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For one of our last dinners in Vermont we went to Mary’s Restaurant at the Inn at Baldwin Creek. Mary’s menu uses ingredients sourced from small local farms as well as their own garden. They serve dinner from Wednesday to Saturday, and Sunday breakfast. Mary’s Chef, Doug Mack, was a founder and first president of the Fresh Network, an organization that encourages farmers and chefs to form partnerships. Needless to say, I was excited for the meal.

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Once seated, we were presented with some crackers and white bean olive oil spread. Both were delish.

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This was followed by Mary’s rustic, home baked bread. I could have made this bread my entire meal. It was delightfully crisp on the outside, warm and soft on the inside. Slathered with butter, it was a slice (or several) of heaven.

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To start, I had the summer salad: watermelon, feta and pine nuts over fresh-picked garden greens, drizzled with honey-herb vinaigrette. I wanted more watermelon in my salad, but enjoyed the fact that it came in tasty little globes, reminding me of my childhood when I used to make fruit salad with my mother’s melon baller.

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Dave’s dad ordered the beef speidini: olive oil and herb marinated beef and bread skewers paired with rosemary skewered cherry tomatoes. I’m not a fan of things skewered on rosemary, but the dish was beautifully presented and my father-in-law seemed happy with the meat.

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Dave and my mom both went with the cream of garlic soup, voted “best soup in Vermont,” by Vermont Magazine. I didn’t have any, but the consensus was that it was good but heavy. It was a bit too creamy for my mother, but right up Dave’s alley, though he couldn’t finish it, a rarity.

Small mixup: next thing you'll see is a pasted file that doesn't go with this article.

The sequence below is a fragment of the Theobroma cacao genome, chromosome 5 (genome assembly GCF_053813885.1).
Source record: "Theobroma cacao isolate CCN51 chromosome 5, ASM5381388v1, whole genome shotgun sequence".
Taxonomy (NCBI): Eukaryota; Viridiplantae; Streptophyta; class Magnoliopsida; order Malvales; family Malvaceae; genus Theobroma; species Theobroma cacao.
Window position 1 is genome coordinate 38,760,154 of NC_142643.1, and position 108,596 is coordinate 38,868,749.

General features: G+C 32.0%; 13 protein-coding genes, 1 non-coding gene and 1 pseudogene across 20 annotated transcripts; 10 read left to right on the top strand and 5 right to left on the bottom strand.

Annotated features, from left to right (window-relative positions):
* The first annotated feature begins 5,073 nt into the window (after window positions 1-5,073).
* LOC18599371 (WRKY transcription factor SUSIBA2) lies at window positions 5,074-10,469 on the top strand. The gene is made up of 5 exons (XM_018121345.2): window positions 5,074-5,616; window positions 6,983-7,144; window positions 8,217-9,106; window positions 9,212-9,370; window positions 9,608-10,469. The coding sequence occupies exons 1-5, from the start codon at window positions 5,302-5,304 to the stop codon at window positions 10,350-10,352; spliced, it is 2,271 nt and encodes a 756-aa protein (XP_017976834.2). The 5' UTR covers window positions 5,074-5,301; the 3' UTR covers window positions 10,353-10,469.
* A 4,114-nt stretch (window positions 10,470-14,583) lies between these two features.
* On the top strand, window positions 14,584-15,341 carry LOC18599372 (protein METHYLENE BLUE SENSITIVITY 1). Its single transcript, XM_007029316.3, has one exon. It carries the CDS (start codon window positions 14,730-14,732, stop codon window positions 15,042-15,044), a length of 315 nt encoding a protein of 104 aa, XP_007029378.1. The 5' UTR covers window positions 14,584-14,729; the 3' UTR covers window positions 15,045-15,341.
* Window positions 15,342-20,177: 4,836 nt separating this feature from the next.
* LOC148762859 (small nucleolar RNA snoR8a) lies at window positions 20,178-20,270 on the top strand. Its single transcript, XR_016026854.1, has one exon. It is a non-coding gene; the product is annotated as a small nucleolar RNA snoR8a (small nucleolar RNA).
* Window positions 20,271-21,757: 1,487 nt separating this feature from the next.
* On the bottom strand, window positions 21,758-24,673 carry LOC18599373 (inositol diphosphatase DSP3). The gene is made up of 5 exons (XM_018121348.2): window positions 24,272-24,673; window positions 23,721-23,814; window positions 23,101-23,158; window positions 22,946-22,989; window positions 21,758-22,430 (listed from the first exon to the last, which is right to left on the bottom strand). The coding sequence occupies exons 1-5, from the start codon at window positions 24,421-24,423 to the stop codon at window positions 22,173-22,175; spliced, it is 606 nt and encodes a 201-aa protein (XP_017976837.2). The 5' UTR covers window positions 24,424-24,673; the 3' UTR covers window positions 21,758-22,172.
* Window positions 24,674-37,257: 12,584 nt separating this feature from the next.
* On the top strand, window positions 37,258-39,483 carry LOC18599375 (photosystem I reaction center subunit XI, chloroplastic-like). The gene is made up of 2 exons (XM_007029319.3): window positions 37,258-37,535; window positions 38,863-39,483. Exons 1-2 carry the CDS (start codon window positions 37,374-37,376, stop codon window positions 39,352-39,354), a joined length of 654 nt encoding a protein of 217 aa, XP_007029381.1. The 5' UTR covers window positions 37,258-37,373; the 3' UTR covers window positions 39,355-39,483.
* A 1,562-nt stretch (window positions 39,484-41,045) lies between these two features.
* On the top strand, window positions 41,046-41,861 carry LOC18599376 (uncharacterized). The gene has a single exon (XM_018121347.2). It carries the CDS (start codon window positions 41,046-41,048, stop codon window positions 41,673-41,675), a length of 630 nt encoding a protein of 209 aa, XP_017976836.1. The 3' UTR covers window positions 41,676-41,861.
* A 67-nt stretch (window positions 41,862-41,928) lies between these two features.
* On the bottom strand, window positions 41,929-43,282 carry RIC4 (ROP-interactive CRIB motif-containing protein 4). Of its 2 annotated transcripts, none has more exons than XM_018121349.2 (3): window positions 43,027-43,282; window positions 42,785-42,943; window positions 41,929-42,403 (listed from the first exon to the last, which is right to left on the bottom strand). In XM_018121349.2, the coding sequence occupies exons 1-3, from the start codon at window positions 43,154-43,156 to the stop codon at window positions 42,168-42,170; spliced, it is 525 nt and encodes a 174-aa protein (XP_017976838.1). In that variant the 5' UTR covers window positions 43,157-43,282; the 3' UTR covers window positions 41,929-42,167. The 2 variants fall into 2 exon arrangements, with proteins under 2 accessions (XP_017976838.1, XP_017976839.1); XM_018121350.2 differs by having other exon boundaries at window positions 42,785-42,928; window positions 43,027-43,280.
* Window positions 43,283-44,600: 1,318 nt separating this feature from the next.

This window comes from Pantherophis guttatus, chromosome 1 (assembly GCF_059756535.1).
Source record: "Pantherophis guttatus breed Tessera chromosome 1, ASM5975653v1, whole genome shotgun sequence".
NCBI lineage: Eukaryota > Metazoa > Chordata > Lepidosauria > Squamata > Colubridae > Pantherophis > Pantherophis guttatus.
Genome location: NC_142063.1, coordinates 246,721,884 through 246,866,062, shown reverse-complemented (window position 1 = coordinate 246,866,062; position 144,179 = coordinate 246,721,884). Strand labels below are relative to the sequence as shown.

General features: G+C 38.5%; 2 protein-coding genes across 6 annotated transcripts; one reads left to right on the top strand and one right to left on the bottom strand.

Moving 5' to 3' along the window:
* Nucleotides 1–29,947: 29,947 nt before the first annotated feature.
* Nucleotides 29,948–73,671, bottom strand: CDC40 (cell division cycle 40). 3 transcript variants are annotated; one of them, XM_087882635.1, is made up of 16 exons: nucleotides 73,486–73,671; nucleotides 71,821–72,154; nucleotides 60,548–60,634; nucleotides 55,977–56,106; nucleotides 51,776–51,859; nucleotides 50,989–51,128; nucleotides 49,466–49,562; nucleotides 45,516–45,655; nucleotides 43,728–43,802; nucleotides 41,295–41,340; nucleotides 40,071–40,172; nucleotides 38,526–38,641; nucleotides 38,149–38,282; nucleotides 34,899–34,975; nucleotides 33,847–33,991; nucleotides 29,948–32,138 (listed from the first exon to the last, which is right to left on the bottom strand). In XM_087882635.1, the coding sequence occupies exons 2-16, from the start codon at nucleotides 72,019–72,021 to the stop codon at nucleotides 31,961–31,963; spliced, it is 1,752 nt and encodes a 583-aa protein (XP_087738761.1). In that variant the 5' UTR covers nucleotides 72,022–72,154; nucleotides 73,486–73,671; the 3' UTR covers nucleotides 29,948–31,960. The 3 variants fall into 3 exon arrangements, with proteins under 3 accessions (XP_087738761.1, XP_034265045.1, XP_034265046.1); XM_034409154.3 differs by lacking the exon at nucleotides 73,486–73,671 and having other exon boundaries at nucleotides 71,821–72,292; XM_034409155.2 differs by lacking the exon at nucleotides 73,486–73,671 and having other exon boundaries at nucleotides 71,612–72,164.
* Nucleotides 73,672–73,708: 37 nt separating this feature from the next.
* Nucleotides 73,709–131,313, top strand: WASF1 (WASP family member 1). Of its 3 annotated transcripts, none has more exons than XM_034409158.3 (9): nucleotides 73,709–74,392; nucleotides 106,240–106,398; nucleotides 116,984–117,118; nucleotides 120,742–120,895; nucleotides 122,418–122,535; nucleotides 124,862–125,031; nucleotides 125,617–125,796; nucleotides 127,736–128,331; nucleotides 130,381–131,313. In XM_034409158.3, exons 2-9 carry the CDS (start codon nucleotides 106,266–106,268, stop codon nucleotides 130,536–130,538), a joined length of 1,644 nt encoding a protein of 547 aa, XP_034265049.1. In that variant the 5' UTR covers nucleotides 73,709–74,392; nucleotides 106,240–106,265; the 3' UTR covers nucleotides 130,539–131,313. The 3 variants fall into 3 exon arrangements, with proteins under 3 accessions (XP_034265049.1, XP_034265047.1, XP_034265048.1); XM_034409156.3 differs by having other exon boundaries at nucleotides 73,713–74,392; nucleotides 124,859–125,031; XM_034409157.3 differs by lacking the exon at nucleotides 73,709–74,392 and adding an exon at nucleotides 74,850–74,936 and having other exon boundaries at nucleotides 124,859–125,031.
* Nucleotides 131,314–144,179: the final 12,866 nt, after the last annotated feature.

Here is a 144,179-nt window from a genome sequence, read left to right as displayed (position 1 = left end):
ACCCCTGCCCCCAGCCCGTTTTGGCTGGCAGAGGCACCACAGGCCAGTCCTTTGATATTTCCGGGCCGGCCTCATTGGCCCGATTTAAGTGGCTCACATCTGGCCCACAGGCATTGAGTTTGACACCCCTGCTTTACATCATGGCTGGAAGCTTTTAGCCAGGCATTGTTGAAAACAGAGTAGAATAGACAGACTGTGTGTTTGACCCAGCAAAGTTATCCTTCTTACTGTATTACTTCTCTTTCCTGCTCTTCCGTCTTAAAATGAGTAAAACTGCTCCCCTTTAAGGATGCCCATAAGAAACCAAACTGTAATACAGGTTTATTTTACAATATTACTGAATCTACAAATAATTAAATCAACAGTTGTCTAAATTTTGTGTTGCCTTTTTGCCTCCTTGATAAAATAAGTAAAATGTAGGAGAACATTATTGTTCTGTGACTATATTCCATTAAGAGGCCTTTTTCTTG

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Moving on the entrees. My mother and my mother-in-law had the sea scallops: grilled scallops and grilled red onion-tomato relish with lemon-garlic vinaigrette; sided with couscous salad. I found the presentation of the entrees to be quite artful, as evidenced by the scallops. The portions were also quite generous.

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Dave and his dad both had the flank steak: Boyden Farm flank grilled and sliced; served on mashed potatoes with pepper-onion relish and bruleed Jasper Hill blue cheese. Dave described the meat as tender and the vegetables as flavorful. The blue cheese, which comes in a large chunk that is falling apart thanks to the brulee, paired excellently with the meat.

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I went with beet gnocchi: tossed with chopped beets, crispy sage and walnuts; sage brown butter. I was a bit disappointed. First off, I found it too oily. Second, the gnocchi itself lacked flavor, though I did enjoy the pieces of roasted beet that came mixed in.

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Dessert didn’t have many takers, we were all quite full. Dave’s dad ordered the crepe with strawberry and chocolate sauce. Somehow I think that orange was involved too, maybe in the crepe.

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Dave went for the peach shortcake with fresh whipped cream. Again, I was a bit disappointed. The shortcake lacked flavor and was way to spongy to be called a shortcake. The peaches were stunning in their own right, but weren’t enough to redeem the dessert in my opinion.

All said, the ingredients are the star at Mary’s. Set in the corner room of a cozy inn, it’s the perfect spot for a nice quiet dinner with family. You can even take a stroll in the garden before dinner and see where some of you meal comes from. It was worth the 35-minute drive from Waitsfield.

Mary's at Baldwin Creek on Urbanspoon

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